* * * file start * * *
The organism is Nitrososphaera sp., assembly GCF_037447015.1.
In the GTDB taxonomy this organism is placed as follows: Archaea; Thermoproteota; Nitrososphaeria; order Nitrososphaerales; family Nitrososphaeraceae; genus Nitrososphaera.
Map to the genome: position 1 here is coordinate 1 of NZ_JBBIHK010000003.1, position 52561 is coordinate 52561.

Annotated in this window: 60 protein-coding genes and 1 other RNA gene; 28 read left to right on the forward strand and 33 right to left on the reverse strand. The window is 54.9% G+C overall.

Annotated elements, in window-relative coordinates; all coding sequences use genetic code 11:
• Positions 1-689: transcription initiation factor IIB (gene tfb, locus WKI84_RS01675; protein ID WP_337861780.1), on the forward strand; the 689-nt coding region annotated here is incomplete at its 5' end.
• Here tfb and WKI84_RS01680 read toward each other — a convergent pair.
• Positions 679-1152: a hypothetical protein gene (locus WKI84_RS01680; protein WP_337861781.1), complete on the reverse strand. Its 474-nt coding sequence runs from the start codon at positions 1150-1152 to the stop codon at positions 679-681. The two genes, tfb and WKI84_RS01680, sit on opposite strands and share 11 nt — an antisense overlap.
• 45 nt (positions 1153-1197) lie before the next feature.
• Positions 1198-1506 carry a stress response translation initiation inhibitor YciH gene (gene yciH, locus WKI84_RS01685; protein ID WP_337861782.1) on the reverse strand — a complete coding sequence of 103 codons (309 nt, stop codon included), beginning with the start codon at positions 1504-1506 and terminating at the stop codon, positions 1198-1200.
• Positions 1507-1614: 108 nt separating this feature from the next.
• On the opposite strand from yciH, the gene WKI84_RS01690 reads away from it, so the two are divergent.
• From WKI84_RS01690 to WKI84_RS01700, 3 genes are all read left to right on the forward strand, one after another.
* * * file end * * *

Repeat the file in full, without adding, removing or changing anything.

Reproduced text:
The organism is Nitrososphaera sp., assembly GCF_037447015.1.
In the GTDB taxonomy this organism is placed as follows: Archaea; Thermoproteota; Nitrososphaeria; order Nitrososphaerales; family Nitrososphaeraceae; genus Nitrososphaera.
Map to the genome: position 1 here is coordinate 1 of NZ_JBBIHK010000003.1, position 52561 is coordinate 52561.

Annotated in this window: 60 protein-coding genes and 1 other RNA gene; 28 read left to right on the forward strand and 33 right to left on the reverse strand. The window is 54.9% G+C overall.

Annotated elements, in window-relative coordinates; all coding sequences use genetic code 11:
• Positions 1-689: transcription initiation factor IIB (gene tfb, locus WKI84_RS01675; protein ID WP_337861780.1), on the forward strand; the 689-nt coding region annotated here is incomplete at its 5' end.
• Here tfb and WKI84_RS01680 read toward each other — a convergent pair.
• Positions 679-1152: a hypothetical protein gene (locus WKI84_RS01680; protein WP_337861781.1), complete on the reverse strand. Its 474-nt coding sequence runs from the start codon at positions 1150-1152 to the stop codon at positions 679-681. The two genes, tfb and WKI84_RS01680, sit on opposite strands and share 11 nt — an antisense overlap.
• 45 nt (positions 1153-1197) lie before the next feature.
• Positions 1198-1506 carry a stress response translation initiation inhibitor YciH gene (gene yciH, locus WKI84_RS01685; protein ID WP_337861782.1) on the reverse strand — a complete coding sequence of 103 codons (309 nt, stop codon included), beginning with the start codon at positions 1504-1506 and terminating at the stop codon, positions 1198-1200.
• Positions 1507-1614: 108 nt separating this feature from the next.
• On the opposite strand from yciH, the gene WKI84_RS01690 reads away from it, so the two are divergent.
• From WKI84_RS01690 to WKI84_RS01700, 3 genes are all read left to right on the forward strand, one after another.